Ahmadinejad losing in local elections

Rafsanjani, one of Ahmadinejad's main opponents, leads by a 2:1 margin.

December 17, 2006 15:27
2 minute read.
Ahmadinejad losing in local elections

Ahmadinejad hands 298.88. (photo credit: AP)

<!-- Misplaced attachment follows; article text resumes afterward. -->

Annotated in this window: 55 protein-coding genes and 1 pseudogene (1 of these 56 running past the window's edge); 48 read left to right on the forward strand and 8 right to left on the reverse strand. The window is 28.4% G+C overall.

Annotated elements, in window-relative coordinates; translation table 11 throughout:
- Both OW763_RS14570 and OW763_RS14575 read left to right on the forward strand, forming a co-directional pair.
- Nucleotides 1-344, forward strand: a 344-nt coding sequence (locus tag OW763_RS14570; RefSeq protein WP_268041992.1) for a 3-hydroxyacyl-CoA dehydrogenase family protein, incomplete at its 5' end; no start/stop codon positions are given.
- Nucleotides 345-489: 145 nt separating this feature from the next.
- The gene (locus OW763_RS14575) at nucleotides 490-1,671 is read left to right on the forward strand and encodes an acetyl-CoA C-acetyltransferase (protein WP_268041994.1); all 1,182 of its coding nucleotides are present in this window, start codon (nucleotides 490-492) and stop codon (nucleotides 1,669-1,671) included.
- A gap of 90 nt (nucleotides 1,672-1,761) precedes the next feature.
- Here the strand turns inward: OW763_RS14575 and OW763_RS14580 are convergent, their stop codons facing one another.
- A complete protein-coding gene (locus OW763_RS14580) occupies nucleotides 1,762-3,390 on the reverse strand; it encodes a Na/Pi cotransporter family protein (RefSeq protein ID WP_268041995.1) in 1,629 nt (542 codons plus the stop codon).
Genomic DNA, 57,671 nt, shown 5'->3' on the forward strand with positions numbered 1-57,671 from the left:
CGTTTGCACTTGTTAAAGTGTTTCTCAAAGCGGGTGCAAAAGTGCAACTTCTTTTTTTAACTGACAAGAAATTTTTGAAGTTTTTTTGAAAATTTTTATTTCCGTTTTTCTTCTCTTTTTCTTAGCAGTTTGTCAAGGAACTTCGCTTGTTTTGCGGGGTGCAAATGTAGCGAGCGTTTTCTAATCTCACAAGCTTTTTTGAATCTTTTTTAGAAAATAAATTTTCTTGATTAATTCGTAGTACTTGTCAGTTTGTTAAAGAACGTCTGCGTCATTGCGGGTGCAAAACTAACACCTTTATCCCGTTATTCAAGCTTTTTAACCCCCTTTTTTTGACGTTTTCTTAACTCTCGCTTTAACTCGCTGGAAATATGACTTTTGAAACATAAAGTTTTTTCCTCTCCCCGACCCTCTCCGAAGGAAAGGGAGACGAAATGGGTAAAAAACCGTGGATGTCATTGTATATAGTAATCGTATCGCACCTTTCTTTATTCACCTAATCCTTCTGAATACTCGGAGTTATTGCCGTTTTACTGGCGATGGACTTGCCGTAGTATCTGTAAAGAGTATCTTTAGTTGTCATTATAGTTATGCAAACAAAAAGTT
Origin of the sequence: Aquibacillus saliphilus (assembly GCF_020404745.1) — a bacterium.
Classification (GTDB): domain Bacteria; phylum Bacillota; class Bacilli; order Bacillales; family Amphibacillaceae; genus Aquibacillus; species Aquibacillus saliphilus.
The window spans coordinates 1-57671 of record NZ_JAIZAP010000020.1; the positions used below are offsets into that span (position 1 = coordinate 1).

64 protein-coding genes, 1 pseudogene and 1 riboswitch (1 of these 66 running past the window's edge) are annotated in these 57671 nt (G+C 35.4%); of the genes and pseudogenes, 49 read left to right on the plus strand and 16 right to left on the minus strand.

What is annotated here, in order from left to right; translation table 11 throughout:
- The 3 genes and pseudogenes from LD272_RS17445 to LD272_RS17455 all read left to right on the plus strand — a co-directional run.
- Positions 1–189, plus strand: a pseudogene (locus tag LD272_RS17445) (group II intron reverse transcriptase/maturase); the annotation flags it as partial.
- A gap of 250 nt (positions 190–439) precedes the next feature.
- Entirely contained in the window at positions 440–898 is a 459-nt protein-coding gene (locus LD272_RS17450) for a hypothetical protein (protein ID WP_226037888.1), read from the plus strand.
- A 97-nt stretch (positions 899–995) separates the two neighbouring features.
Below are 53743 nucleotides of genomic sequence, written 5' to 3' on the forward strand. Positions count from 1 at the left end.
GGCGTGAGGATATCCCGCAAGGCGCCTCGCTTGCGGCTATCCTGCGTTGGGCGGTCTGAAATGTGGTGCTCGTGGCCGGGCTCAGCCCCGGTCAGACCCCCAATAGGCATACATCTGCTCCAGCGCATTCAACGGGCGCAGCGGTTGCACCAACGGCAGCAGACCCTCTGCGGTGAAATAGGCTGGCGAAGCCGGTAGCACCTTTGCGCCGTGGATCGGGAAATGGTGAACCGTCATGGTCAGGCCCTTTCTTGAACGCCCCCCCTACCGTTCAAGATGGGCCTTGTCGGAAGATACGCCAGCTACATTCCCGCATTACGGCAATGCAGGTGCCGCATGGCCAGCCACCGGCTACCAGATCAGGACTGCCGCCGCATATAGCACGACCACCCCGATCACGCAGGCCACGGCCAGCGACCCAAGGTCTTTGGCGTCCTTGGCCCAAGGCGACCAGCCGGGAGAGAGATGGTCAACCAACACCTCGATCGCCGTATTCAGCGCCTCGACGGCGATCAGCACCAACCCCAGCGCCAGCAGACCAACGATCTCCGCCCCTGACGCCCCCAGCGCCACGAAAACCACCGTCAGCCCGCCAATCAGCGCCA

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Iran's interior ministry confirmed Sunday that former president Akbar Hashemi-Rafsanjani has a comfortable lead in the polls of the Experts' Assembly elections. The development was seen as a setback for President Mahmoud Ahmadinejad - although Ahmadinejad himself insisted Sunday that the elections were not a popularity test for himself. Rafsanjani, one of Ahmadinejad's main opponents, gained almost two times more votes than the presidential candidate Mohamad-Taqi Mesbah- Yazdi, who is only in sixth place, official said. Rafsanjani represented the coalition of reformists and moderates in the elections for the Experts' Assembly which has the power to appoint, supervise and even oust Supreme Leader Ayatollah Ali Khamenei, who constitutionally has the final say in state affairs. The new anti-Ahmadinejad coalition is also backed by former reformist President Mohammad Khatami, who appeared together with Rafsanani at the polling station in the Jamaran mosque in north Tehran on Friday, demonstrating their political solidarity. Ahmadinejad earlier rejected Western interpretations that the two elections in Iran have been a popularity test for his person. "These are just empty phrases by the foreign press for undermining the people's solidarity," he told a press briefing at the election headquarters in the interior ministry in Tehran. Ahmadinejad's government has termed the people as the main winners of the elections and the turnout as a way of neutralizing "Western conspiracies" against Iran. "The government has no sensitivity on who wins or loses in the elections," Ahmadinejad claimed. "For us the participation of over 28 million people (60 per cent) in the elections shows national solidarity and is the best fuel for the engine of future programmes." Initial results of the municipality elections indicate that the presidential group named "The Sweet Smell of Service" gained only two of the fifteen seats of the Tehran City Council. The Abadgaran (Development) party, of which Ahmadinejad was a senior member, distanced itself from the president in the run-up to the elections owing to differences over the mayor. While Abadgaran wanted the current technocrat mayor Mohammad-Baqer Qalibaf to continue, the Ahmadinejad group reportedly insisted on appointing a new mayor. Although Abadgaran seems to get the majority in the Tehran City Council it has lost total domination and must share the seats with reformists close to Khatami and Rafsanjani. Due to differences over the computerized counting process, the election headquarters in the interior ministry has to count the votes manually. The announcement of final results is therefore expected to take at least two more days. The final results of the Experts Assembly elections were to be announced later Sunday but observers consider it certain that Rafsanjani will maintain the pole position until the end.

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